For me, I want more Clayton Kershaw, more Rich Hill, and more Yasiel Puig. The Dodgers are fun, flashy, and have managed to overtake the even-year darling Giants to actually win their respective division. I implore you, root for LA. Be the wind beneath their wings; after all, who can would want to deny this man a chance to really go out on a high-note.

* * *

Root against the Dodgers

Travis Sarandos

Oh ho, goodness no. We are not rooting for the Los Angeles Dodgers, folks. This one's an easy call my friends, and the biggest reason why is obvious: it's all about the money.

For years – decades even – the New York Yankees were the foremost symbol of on-field opulence. In a sport unbridled by the forced fairness of a salary cap, the Yankees were the league's top spenders, often by a rather large margin, for 15 straight years. Unsurprisingly, their financial dominance manifested in on-field success: they won 11 division titles; played in the World Series five times, winning twice; missed the postseason just two times and never won less than 85 games. That seems really fun for Yankees fans. Screw Yankees fans.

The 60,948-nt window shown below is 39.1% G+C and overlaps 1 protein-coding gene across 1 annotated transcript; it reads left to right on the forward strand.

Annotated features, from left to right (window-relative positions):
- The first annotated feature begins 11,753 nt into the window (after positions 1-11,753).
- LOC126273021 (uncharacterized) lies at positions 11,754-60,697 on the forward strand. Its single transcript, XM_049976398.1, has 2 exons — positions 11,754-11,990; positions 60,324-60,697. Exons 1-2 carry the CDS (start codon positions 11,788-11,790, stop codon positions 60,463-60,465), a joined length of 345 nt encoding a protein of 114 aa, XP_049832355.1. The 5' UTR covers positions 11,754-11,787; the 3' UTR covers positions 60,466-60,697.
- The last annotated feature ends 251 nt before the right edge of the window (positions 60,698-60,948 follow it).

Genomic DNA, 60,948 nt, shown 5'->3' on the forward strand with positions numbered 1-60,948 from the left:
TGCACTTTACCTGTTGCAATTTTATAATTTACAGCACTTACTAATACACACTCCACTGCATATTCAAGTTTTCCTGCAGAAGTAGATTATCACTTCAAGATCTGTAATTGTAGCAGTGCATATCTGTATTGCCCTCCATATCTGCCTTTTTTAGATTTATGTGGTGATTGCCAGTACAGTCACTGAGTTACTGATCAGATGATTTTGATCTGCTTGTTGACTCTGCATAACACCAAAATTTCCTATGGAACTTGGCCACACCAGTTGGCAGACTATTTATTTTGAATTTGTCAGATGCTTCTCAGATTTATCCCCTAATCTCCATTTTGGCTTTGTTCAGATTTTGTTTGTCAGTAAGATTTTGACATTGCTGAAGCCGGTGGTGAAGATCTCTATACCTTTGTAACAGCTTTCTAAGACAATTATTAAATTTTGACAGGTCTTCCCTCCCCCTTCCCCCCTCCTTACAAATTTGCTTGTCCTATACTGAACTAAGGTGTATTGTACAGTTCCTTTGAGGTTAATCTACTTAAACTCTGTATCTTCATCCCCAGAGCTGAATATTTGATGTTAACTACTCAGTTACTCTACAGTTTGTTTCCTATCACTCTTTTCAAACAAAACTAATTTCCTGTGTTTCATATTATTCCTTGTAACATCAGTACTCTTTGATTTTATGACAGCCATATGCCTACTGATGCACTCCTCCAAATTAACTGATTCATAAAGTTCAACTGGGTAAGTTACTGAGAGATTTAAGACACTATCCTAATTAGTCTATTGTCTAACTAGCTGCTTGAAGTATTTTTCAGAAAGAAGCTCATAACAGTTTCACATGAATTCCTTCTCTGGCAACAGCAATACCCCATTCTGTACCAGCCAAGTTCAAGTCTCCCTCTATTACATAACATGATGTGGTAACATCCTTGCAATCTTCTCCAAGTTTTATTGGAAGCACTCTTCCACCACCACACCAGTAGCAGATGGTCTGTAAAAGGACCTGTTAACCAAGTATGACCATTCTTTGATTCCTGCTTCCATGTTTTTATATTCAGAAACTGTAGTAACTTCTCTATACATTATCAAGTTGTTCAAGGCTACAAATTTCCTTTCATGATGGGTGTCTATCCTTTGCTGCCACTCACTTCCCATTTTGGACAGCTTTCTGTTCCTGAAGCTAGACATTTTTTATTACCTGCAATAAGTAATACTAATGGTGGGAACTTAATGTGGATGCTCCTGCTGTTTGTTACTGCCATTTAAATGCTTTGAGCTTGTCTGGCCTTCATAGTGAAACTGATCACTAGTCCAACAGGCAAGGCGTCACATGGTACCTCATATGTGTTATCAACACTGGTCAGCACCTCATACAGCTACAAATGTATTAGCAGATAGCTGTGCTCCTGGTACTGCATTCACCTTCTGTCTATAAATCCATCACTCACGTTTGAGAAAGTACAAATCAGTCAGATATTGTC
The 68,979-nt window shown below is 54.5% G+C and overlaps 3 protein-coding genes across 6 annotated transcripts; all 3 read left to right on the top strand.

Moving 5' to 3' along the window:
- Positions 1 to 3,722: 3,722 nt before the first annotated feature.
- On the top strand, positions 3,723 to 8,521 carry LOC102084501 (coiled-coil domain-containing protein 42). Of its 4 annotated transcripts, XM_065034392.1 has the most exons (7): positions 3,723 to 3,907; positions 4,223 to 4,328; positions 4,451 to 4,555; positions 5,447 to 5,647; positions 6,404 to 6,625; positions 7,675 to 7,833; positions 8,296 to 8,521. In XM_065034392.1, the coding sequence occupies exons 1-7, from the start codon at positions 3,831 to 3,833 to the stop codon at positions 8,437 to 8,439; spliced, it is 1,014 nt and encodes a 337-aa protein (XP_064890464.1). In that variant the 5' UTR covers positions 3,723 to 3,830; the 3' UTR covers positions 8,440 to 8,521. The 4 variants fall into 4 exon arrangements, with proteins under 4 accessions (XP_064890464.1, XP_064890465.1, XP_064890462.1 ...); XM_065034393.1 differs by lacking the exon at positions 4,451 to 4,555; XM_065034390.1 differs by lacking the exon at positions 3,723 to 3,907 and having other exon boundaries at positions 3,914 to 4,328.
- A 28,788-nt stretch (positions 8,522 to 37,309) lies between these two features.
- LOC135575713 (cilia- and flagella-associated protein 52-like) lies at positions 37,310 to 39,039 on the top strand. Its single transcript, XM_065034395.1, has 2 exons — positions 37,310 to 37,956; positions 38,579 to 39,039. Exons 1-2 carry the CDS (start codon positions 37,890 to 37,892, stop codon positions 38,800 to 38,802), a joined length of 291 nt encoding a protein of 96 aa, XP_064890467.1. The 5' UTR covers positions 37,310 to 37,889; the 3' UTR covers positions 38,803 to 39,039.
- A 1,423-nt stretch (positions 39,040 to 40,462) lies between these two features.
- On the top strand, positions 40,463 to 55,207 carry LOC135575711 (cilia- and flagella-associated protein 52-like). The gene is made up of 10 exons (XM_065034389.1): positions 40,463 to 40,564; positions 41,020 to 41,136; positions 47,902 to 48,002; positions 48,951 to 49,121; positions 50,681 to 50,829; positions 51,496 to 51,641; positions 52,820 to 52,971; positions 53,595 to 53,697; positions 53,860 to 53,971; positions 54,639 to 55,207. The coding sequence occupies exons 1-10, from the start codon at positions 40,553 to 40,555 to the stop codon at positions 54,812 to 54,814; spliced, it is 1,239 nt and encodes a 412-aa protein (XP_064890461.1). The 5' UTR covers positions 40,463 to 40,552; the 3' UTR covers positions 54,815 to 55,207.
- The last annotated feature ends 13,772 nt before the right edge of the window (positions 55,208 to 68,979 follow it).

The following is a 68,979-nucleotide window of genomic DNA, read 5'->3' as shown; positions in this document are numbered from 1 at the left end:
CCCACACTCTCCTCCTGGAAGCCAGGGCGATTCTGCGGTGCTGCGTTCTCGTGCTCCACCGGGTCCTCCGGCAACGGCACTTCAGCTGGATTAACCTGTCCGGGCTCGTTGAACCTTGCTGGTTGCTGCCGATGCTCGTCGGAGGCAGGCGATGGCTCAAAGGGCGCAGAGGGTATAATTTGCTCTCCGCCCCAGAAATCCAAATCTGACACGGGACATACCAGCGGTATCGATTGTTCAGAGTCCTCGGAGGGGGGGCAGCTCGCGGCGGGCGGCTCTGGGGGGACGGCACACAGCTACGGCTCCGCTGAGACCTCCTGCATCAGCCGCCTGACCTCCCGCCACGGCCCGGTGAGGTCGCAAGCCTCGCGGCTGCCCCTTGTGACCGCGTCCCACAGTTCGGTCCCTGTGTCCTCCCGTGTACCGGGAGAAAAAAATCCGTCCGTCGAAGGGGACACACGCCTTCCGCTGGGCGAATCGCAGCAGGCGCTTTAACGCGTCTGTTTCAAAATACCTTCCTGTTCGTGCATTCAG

In 2014, a great power rose in the West to challenge the evil in the Northeast. An ownership group headed by Magic Johnson shelled out $2 billion to purchase the Dodgers, saving the franchise and its fans from the McCourts and their ugly divorce. They signed an $8.3 billion television deal that effectively allowed them to spend money without restraint, and spend they did, immediately wresting the title of "most $$$$ team" from New York. They became the first $300 million team in 2015, including nearly $90 million they were paying players to play for other teams.